The following was an email correspondence between me and a congregant. I reference it in my Sunday message on Feb 25, 2018. I share it with permission as a resource.
Subject: Thoughts on Reaping our Blessings
I am so grateful to our Unity for the teachings I have received. To continue this process moving forward, I selfishly would like to see our amazing resources working together by –
Reverend Carolyne and Reverend Marj, as they are able, have the time and inclination to do so –
- Contribute to our monthly newsletter – angel advice column, recipes, book reviews, personal growth assignments – whatever rings their bells;
- Contribute to our Interim and Final Ministerial selection – maybe they are already doing so behind the scenes, but they both have tremendous knowledge of both our campus and the candidates from which to choose;
- monthly classes;
- input to the guest speakers;
- anything else that calls their names.
This process could bring much healing to all of us, as well as elevate the consciousness of all.
I believe the Unity International concept of banning an outgoing minister from campus comes from hierarchical (avoiding the world patriarchal) organizations, such as the military or educational systems. My family’s experience in the business, legal, and diplomatic world is a more democratic one. Networking is the key. As one staff member leaves, more pollination takes place. We remain close.
From: Carolyne Mathlin
Subject: Re: Thoughts on Reaping our Blessings
I so appreciate your deep need and desire for healing and elevating consciousness. I love that you are looking for what feels like the both/and of forging a path forward while staying connected to our past (which includes our ministers). Since you’ve included me in this email I’d love to share with you my perspective on this whole idea of what healthy leaving looks like and why some of the components you are particularly questioning are, from my perspective, critically important to the healing and evolution of us all.
No matter whether a minister serves within a minister-centric, community-centric, or mission-centric model, one of a minister’s roles is to provide spiritual guidance and visionary direction to a ministry as well as individual congregants. It’s a powerful, sacred leadership role. And the truth is, that once a minister of a church, always a minister of a church. Even when the official role ends, the trust in spiritual leadership that has been cultivated within a community continues. Ministers are natural leaders with ideas, opinions and perspectives that are unique to them and the way they do ministry. If you combine those 2 factors: being a leader and being in a place where you have lead, the natural tendency would be to continue to lead just as you have in the past. I know the part of me that will have opinions about what’s happening, what should be different, how I would do it, etc. That’s not helpful for me, the new minister(s) or for the ministry as a whole. It creates a dual leadership within the ministry that splits the energy between what has been and what might be in the future. There are rare cases when it might work. And, given where Unity of Tustin is now, I don’t see it working for me to stay and be involved in any way.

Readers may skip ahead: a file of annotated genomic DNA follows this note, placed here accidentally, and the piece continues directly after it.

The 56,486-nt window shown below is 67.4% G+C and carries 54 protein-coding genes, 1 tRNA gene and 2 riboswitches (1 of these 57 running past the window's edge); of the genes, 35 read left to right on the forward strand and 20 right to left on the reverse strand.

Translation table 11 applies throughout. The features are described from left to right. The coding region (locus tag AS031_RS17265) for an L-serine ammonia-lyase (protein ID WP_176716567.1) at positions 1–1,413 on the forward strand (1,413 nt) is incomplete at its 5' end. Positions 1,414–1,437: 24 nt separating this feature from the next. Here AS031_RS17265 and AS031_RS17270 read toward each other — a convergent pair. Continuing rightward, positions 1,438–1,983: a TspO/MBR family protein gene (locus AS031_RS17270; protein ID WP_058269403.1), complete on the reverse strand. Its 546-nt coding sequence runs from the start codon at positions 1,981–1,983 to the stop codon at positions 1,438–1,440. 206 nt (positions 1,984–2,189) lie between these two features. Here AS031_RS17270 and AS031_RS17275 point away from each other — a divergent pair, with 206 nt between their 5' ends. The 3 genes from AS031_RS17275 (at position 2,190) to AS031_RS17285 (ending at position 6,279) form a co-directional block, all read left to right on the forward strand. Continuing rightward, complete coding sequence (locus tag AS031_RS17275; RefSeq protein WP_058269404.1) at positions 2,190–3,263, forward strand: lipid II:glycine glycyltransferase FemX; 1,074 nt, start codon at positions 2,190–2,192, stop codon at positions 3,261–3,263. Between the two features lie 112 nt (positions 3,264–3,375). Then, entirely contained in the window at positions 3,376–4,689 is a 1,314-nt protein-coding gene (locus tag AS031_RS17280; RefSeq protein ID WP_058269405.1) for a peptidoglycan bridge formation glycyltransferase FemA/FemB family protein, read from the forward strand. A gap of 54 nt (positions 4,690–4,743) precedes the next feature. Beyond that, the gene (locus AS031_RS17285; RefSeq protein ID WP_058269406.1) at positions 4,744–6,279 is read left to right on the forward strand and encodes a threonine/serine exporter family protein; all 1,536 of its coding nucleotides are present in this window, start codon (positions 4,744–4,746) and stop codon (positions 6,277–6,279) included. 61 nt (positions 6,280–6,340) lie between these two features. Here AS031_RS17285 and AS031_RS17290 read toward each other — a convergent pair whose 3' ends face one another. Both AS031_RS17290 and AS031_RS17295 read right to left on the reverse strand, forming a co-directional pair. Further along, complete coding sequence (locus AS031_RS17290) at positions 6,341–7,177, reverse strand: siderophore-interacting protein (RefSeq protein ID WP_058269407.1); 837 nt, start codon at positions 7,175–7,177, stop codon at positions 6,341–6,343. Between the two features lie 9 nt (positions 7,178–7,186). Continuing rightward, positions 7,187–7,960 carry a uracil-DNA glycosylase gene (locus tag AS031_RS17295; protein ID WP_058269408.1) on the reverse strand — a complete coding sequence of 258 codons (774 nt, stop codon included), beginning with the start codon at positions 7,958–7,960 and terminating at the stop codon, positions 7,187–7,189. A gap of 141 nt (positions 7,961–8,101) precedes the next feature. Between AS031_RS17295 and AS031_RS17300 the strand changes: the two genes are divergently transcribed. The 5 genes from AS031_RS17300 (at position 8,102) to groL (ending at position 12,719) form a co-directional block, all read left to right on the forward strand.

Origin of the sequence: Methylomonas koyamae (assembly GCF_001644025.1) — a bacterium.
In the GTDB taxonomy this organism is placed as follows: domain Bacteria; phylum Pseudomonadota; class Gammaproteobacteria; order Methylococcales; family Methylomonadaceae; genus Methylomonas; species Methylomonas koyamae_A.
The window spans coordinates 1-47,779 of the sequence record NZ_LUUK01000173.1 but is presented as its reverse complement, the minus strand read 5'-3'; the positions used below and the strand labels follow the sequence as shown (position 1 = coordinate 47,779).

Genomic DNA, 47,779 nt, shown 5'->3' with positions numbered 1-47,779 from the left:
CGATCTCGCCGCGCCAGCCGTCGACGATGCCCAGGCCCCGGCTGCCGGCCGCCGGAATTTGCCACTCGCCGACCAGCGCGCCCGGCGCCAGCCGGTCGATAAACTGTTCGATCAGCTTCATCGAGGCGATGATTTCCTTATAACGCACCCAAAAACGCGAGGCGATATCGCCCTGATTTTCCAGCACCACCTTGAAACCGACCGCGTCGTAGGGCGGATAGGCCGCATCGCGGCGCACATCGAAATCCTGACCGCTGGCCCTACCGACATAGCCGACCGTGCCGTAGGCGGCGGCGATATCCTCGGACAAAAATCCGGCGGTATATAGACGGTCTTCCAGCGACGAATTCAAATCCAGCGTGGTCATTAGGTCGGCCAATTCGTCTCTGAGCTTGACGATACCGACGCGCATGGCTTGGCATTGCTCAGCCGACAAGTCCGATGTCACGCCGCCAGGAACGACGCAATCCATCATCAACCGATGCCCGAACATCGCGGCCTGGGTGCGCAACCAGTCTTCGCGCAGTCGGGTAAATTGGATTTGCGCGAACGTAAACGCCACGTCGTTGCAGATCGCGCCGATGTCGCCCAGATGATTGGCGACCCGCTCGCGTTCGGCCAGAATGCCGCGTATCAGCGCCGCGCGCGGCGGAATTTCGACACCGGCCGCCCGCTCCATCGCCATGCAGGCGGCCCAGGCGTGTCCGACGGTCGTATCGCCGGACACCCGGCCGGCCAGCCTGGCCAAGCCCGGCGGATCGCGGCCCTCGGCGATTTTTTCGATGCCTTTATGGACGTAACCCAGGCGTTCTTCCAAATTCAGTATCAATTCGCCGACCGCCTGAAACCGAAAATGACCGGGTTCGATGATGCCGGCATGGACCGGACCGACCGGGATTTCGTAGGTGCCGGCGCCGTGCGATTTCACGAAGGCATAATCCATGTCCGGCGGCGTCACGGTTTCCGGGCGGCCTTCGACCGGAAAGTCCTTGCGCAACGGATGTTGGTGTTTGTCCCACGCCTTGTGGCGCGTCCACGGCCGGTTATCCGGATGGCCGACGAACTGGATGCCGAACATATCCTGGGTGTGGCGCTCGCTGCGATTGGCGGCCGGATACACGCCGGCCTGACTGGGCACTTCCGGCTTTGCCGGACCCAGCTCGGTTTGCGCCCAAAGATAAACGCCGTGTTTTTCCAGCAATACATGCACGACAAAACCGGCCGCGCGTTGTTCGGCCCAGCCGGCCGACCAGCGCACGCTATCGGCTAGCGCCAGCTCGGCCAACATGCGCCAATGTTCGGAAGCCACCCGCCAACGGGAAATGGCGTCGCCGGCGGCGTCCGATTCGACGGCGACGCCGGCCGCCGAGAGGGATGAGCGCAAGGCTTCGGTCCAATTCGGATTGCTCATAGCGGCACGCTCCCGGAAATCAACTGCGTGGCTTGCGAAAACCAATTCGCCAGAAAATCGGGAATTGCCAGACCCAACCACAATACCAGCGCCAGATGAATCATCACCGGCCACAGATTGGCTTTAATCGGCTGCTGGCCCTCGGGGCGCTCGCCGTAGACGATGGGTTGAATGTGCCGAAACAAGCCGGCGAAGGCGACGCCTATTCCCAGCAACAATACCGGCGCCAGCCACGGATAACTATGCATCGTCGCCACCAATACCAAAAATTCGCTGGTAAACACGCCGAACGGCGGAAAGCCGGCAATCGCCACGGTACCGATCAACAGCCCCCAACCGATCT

I love, support and trust the wisdom of the Board, staff, leadership and community to know that they have all the skills they / you need to navigate these times. There are resources available and other amazing ministers just waiting to come be a part of Unity of Tustin. I will offer to be a resource as appropriate for the new minister, but will wait for him/her to call me. It’s an exciting time for Unity of Tustin to honor the past and create/ evolve into the future. I want to fully support that forward movement.
I also know that, for myself, I’m ready to move on. I will of course miss my beloved Unity of Tustin. It’s been literally my family of origin. I played in the orange grove before there were any of the modern buildings. I attended sleep overs in Victoria House and camped on the lawn. I’ve marked through ceremony the passing of my dad, grandmother and mother as well as my licensing and ordination as a Unity minister. Most of my intimate, deep friendships were forged and have been sustained through my involvement with Unity of Tustin. I’ve shared sacred moments with congregants as they have cried, laughed, struggled and been transformed through spiritual practice and teachings. My life has been Unity of Tustin. I hold it all as sacred and cherish it deeply, even the incredibly tough times. All that being said, I don’t feel the need to hold on or try to recreate or live in the past. Those memories are and will always be alive in my heart. For me to hang on and continue to participate as if nothing has changed is a false premise. When I complete my service as Senior Minister at Unity of Tustin on April 15 something will fundamentally change in my relationship with the community. And to pretend otherwise is to do just that, pretend. What I think is important to remember is that this change doesn’t negate the depth and beauty that we’ve shared. It acknowledges that we are complete with this part of our journey together. That’s why I feel so committed to ending well. Because we will never have this moment again. I see my leaving as my final spiritual teaching, a gift to myself and this ministry.
I love you, Unity of Tustin and this beautiful process we are inside of now. Thank you for giving me this opportunity to share my heart with you.